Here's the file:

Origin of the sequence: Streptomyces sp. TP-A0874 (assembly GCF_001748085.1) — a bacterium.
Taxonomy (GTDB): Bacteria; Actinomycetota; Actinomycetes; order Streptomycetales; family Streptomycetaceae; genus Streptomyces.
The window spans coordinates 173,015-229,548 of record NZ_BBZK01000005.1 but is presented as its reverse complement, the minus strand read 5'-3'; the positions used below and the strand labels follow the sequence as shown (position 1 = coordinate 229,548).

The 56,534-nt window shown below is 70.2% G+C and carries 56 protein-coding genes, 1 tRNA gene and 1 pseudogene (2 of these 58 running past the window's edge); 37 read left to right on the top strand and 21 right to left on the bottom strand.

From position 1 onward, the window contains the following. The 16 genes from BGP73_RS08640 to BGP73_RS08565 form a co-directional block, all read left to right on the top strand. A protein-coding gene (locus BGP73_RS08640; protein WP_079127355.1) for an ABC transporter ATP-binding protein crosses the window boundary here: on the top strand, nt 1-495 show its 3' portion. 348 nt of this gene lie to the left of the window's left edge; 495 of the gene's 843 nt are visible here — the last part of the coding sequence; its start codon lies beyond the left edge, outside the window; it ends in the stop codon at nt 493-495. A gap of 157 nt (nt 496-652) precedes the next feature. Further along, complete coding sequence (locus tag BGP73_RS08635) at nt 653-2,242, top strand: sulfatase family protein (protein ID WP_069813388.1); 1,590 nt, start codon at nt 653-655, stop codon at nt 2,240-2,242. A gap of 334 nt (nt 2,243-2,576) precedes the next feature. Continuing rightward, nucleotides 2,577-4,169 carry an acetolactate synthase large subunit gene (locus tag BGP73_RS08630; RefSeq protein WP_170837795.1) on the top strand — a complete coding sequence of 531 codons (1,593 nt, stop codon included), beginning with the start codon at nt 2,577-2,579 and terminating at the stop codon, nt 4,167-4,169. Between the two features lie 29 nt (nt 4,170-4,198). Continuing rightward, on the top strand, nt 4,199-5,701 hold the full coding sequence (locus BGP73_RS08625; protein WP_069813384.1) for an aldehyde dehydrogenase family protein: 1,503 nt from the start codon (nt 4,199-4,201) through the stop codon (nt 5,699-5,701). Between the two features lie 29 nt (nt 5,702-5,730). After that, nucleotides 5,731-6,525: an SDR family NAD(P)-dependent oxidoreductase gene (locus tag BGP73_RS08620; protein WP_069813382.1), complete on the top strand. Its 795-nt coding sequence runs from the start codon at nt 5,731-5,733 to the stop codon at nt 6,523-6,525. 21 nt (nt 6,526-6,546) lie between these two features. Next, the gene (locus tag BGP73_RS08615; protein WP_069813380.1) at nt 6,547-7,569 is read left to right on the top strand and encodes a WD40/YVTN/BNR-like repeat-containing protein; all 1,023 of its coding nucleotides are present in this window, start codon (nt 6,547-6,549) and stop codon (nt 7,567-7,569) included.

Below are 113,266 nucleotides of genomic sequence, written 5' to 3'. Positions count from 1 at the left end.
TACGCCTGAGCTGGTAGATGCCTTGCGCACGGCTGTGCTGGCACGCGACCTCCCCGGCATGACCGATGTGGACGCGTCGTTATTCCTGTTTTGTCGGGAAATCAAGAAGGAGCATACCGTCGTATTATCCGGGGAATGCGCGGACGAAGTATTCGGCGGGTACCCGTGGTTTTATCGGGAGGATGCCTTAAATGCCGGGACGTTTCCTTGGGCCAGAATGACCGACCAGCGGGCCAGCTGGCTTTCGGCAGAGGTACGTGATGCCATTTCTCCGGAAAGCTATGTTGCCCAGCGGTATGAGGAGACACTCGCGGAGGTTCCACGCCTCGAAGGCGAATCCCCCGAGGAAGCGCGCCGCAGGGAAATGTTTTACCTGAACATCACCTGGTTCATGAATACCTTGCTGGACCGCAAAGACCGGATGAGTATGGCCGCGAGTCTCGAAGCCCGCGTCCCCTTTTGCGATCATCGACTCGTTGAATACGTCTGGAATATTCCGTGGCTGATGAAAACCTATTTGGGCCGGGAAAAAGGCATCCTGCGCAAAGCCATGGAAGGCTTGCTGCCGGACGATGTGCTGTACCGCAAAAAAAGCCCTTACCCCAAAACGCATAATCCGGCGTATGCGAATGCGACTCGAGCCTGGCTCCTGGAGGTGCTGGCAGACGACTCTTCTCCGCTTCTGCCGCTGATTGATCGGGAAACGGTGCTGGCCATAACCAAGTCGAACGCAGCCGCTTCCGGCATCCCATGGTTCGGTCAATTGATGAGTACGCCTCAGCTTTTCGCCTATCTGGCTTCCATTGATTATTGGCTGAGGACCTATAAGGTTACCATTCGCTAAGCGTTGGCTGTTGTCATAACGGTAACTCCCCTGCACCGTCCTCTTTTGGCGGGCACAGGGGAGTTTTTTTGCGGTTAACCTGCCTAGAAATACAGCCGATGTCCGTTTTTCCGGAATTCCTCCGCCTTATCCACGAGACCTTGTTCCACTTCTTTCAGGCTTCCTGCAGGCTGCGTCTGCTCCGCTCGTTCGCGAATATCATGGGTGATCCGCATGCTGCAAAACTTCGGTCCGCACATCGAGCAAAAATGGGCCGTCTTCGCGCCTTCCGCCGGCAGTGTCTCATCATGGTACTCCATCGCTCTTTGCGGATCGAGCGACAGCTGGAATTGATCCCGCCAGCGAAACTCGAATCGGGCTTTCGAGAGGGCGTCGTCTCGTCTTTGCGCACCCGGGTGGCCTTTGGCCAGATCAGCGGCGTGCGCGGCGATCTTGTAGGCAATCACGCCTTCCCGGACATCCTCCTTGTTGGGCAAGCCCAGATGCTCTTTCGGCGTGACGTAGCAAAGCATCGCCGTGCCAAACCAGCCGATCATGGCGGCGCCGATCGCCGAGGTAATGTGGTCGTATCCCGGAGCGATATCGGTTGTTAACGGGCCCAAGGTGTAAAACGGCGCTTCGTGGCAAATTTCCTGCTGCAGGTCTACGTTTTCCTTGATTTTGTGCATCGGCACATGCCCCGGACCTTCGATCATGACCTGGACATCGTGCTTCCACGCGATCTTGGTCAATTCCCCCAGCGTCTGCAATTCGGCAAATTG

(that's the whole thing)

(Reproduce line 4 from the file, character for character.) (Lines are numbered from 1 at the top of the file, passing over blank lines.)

The 56,534-nt window shown below is 70.2% G+C and carries 56 protein-coding genes, 1 tRNA gene and 1 pseudogene (2 of these 58 running past the window's edge); 37 read left to right on the top strand and 21 right to left on the bottom strand.